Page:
ISIS has taken responsibility for the shooting at the “Draw Muhammad” exhibition in Garland, Texas on Sunday evening. Two men had been killed after reportedly driving up to the Curtis Culwell Center, where the event was held, and opening fire on security officers.
This marks the first time ISIS has claimed an attack on US soil.
“Two of the soldiers of the caliphate executed an attack on an art exhibit in Garland, Texas, and this exhibit was portraying negative pictures of the Prophet Mohammed,” said the group in a statement.
“We tell America that what is coming will be even bigger and more bitter, and that you will see the soldiers of the Islamic State do terrible things.”
Court documents have revealed that one of the two shooters was Elton Simpson. The man had been under surveillance in 2006 and was convicted in 2010 for lying about his plans to go to Somalia. Elton’s social media accounts included condemnations of Charlie Hebdo and radical statements. The second shooter is reportedly Elton’s housemate Nadir Soofi.
According to reports, the first suspect was immediately shot, and the second shortly after. FBI and local officials searched the gunmen’s vehicles for explosives, however as of yet none have been found. The identities of the killed suspects have not yet been released.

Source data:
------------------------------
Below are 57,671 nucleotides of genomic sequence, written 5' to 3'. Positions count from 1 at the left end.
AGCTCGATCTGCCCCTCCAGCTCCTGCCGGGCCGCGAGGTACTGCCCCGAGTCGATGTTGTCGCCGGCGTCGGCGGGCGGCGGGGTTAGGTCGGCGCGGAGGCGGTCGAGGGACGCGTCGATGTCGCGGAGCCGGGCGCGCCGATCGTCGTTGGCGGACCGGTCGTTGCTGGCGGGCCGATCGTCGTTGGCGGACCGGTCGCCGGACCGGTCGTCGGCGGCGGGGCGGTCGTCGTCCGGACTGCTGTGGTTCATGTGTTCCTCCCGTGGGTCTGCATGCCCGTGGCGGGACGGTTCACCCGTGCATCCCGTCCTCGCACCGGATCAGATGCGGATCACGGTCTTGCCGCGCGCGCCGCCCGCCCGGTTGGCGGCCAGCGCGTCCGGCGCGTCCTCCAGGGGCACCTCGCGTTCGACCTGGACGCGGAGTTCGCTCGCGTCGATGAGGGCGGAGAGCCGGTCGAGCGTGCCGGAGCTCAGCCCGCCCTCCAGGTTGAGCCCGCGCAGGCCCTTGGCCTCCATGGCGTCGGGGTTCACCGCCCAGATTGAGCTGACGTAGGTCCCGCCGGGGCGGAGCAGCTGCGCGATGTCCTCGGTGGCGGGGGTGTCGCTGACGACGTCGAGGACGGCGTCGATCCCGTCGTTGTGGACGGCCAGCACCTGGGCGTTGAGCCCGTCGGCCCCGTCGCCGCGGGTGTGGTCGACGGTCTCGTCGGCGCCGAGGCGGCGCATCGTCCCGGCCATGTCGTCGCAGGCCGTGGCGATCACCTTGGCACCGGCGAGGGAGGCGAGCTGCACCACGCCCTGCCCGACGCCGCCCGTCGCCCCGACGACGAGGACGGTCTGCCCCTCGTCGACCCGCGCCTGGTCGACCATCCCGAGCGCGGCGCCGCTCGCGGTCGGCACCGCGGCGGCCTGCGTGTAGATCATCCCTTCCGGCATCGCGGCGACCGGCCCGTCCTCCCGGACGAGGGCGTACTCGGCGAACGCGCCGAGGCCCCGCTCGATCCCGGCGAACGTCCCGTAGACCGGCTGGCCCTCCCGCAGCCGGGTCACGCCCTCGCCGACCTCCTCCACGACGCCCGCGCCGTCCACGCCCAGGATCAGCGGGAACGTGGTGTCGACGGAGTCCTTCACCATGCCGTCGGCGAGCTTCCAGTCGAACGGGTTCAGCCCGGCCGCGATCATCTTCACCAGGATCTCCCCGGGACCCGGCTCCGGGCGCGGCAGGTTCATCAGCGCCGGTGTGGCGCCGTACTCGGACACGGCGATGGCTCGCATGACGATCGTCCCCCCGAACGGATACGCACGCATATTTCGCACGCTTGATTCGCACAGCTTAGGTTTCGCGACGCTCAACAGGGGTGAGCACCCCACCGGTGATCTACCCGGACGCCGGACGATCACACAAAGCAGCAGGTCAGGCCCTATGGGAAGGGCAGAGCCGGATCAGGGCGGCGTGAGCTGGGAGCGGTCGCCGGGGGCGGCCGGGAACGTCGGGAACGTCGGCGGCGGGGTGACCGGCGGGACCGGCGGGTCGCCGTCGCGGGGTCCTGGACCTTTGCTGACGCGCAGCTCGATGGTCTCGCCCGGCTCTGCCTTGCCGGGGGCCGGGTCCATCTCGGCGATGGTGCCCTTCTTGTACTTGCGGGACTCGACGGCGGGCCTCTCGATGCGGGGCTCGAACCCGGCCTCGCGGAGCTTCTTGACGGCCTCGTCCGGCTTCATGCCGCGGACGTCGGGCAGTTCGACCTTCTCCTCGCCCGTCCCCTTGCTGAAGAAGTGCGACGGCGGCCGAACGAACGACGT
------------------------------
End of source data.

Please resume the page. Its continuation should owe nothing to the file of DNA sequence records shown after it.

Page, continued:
In the initial altercation, an unarmed security guard was shot in the leg. He was later treated and released from hospital.
The 200-person event was described by its sponsor, The American Freedom Defense Initiative, as a “free speech event”, and involved a “Muhammad drawing contest” with a $10,000 prize. It included speakers such as Dutch politician Geert Wilders, who is known for his anti-Islam views.
The American Freedom Defense Initiative is listed by the Southern Poverty Law Center, a US civil rights organisation, as an active anti-Muslim hate group. The group said it received more than 350 submissions in response to its cartoon contest.
The event was under heightened security throughout, with extra officers hired by the district and the event organisers. Only pre-purchased ticket holders were admitted and had to undergo security checks before entering.
Joe Harn, a Garland police spokesman, commented: “We were prepared for something like this.”
The incident comes four months after the infamous Charlie Hebdo attacks, in which two gunmen stormed the Paris office of the satirical magazine known for publishing offensive images of the Prophet Muhammad. The attacks were strongly condemned by Muslim communities around the world.
Additional reporting by Dalia Gebrial